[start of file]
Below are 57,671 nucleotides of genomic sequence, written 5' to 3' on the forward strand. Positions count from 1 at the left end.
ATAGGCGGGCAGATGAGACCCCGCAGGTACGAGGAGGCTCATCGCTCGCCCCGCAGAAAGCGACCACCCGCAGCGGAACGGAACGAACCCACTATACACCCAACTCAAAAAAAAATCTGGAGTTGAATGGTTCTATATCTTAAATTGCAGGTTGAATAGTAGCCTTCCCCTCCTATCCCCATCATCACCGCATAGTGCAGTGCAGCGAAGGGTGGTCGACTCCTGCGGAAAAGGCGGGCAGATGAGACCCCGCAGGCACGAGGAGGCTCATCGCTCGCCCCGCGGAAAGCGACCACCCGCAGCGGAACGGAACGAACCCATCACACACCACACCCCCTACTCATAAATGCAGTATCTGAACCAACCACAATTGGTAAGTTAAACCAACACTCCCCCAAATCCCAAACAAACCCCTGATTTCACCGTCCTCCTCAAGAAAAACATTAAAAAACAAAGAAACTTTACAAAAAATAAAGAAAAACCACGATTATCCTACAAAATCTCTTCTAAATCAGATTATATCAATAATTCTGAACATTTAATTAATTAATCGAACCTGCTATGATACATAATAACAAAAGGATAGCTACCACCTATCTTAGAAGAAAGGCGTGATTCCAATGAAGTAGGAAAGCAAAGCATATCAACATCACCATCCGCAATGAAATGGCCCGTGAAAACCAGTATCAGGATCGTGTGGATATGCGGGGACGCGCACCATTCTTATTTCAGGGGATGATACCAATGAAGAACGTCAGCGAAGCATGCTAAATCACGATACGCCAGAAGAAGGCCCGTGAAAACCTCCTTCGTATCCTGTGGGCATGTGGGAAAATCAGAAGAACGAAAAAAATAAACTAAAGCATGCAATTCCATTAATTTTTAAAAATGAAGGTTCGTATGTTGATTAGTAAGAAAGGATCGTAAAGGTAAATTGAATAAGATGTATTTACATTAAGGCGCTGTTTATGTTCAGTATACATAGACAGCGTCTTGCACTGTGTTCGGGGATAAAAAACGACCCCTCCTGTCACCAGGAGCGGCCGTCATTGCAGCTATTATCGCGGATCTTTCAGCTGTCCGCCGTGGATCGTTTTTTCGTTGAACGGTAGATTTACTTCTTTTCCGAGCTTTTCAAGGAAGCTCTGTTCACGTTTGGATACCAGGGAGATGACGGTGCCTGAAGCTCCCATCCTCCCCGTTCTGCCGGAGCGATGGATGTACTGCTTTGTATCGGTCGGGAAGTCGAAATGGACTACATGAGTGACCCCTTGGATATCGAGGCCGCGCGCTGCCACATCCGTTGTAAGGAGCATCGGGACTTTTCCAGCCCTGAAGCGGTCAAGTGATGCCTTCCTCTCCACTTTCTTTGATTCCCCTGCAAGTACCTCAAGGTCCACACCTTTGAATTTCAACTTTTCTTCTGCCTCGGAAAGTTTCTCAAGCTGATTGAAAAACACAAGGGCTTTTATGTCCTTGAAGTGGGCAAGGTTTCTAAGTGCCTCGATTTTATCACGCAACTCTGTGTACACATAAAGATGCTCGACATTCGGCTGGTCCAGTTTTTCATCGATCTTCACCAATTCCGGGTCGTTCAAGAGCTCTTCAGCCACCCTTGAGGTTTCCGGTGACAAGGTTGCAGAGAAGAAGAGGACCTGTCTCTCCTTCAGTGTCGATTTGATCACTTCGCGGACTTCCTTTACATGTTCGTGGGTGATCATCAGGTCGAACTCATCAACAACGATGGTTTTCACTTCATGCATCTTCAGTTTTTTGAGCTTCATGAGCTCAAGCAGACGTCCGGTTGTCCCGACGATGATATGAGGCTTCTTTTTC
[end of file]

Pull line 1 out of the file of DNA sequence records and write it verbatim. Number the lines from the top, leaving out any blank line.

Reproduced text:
Below are 57,671 nucleotides of genomic sequence, written 5' to 3' on the forward strand. Positions count from 1 at the left end.